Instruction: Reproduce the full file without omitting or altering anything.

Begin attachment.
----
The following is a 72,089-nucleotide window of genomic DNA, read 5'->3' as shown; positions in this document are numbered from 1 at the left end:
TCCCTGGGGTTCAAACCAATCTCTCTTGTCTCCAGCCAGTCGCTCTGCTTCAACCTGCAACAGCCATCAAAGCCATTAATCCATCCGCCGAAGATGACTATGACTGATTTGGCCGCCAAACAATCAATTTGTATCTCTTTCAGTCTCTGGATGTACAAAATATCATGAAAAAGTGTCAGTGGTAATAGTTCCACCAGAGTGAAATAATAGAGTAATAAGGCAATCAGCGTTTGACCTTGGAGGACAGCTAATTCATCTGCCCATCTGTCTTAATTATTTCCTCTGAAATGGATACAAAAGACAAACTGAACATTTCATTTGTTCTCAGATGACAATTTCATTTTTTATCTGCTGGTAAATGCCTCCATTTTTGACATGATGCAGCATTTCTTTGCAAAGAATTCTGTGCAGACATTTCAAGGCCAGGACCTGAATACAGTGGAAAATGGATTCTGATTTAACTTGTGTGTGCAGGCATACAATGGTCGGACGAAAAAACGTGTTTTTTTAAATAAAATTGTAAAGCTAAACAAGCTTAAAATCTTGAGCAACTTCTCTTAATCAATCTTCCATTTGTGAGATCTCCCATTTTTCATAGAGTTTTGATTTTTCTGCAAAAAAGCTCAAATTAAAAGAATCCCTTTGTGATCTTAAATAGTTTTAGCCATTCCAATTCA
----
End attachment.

The following is a 72,089-nucleotide window of genomic DNA, read 5'->3' as shown; positions in this document are numbered from 1 at the left end:
TCCCTGGGGTTCAAACCAATCTCTCTTGTCTCCAGCCAGTCGCTCTGCTTCAACCTGCAACAGCCATCAAAGCCATTAATCCATCCGCCGAAGATGACTATGACTGATTTGGCCGCCAAACAATCAATTTGTATCTCTTTCAGTCTCTGGATGTACAAAATATCATGAAAAAGTGTCAGTGGTAATAGTTCCACCAGAGTGAAATAATAGAGTAATAAGGCAATCAGCGTTTGACCTTGGAGGACAGCTAATTCATCTGCCCATCTGTCTTAATTATTTCCTCTGAAATGGATACAAAAGACAAACTGAACATTTCATTTGTTCTCAGATGACAATTTCATTTTTTATCTGCTGGTAAATGCCTCCATTTTTGACATGATGCAGCATTTCTTTGCAAAGAATTCTGTGCAGACATTTCAAGGCCAGGACCTGAATACAGTGGAAAATGGATTCTGATTTAACTTGTGTGTGCAGGCATACAATGGTCGGACGAAAAAACGTGTTTTTTTAAATAAAATTGTAAAGCTAAACAAGCTTAAAATCTTGAGCAACTTCTCTTAATCAATCTTCCATTTGTGAGATCTCCCATTTTTCATAGAGTTTTGATTTTTCTGCAAAAAAGCTCAAATTAAAAGAATCCCTTTGTGATCTTAAATAGTTTTAGCCATTCCAATTCA